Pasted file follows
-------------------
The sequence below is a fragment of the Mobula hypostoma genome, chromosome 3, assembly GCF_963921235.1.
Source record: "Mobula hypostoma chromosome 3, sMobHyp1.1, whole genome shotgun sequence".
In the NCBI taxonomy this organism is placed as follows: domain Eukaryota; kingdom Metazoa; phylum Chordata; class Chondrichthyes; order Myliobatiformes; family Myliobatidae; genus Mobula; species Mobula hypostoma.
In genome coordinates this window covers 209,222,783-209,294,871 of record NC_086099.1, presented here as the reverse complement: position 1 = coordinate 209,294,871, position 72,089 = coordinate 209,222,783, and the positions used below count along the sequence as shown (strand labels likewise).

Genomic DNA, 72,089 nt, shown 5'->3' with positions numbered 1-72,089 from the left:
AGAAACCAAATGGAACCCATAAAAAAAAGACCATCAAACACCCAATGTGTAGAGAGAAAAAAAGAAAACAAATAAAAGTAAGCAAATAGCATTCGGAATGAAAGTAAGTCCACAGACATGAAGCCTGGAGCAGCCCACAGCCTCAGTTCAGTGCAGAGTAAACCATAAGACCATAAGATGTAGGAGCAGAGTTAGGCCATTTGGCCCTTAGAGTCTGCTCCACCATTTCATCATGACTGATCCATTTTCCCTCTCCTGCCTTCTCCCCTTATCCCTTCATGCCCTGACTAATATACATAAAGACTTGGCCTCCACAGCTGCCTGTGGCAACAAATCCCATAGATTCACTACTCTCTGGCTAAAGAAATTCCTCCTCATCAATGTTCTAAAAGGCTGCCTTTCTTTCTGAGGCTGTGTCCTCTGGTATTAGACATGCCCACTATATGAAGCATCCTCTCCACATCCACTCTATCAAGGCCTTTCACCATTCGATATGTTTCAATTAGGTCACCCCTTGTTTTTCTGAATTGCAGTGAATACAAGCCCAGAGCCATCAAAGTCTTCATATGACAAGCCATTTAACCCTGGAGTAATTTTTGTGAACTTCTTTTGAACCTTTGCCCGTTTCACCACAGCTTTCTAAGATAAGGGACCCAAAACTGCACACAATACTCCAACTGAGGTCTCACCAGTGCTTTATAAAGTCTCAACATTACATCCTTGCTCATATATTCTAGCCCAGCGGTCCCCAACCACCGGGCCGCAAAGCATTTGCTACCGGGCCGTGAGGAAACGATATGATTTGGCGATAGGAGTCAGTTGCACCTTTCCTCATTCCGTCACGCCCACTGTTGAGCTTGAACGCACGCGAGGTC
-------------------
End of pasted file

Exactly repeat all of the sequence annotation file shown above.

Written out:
The sequence below is a fragment of the Mobula hypostoma genome, chromosome 3, assembly GCF_963921235.1.
Source record: "Mobula hypostoma chromosome 3, sMobHyp1.1, whole genome shotgun sequence".
In the NCBI taxonomy this organism is placed as follows: domain Eukaryota; kingdom Metazoa; phylum Chordata; class Chondrichthyes; order Myliobatiformes; family Myliobatidae; genus Mobula; species Mobula hypostoma.
In genome coordinates this window covers 209,222,783-209,294,871 of record NC_086099.1, presented here as the reverse complement: position 1 = coordinate 209,294,871, position 72,089 = coordinate 209,222,783, and the positions used below count along the sequence as shown (strand labels likewise).

Genomic DNA, 72,089 nt, shown 5'->3' with positions numbered 1-72,089 from the left:
AGAAACCAAATGGAACCCATAAAAAAAAGACCATCAAACACCCAATGTGTAGAGAGAAAAAAAGAAAACAAATAAAAGTAAGCAAATAGCATTCGGAATGAAAGTAAGTCCACAGACATGAAGCCTGGAGCAGCCCACAGCCTCAGTTCAGTGCAGAGTAAACCATAAGACCATAAGATGTAGGAGCAGAGTTAGGCCATTTGGCCCTTAGAGTCTGCTCCACCATTTCATCATGACTGATCCATTTTCCCTCTCCTGCCTTCTCCCCTTATCCCTTCATGCCCTGACTAATATACATAAAGACTTGGCCTCCACAGCTGCCTGTGGCAACAAATCCCATAGATTCACTACTCTCTGGCTAAAGAAATTCCTCCTCATCAATGTTCTAAAAGGCTGCCTTTCTTTCTGAGGCTGTGTCCTCTGGTATTAGACATGCCCACTATATGAAGCATCCTCTCCACATCCACTCTATCAAGGCCTTTCACCATTCGATATGTTTCAATTAGGTCACCCCTTGTTTTTCTGAATTGCAGTGAATACAAGCCCAGAGCCATCAAAGTCTTCATATGACAAGCCATTTAACCCTGGAGTAATTTTTGTGAACTTCTTTTGAACCTTTGCCCGTTTCACCACAGCTTTCTAAGATAAGGGACCCAAAACTGCACACAATACTCCAACTGAGGTCTCACCAGTGCTTTATAAAGTCTCAACATTACATCCTTGCTCATATATTCTAGCCCAGCGGTCCCCAACCACCGGGCCGCAAAGCATTTGCTACCGGGCCGTGAGGAAACGATATGATTTGGCGATAGGAGTCAGTTGCACCTTTCCTCATTCCGTCACGCCCACTGTTGAGCTTGAACGCACGCGAGGTC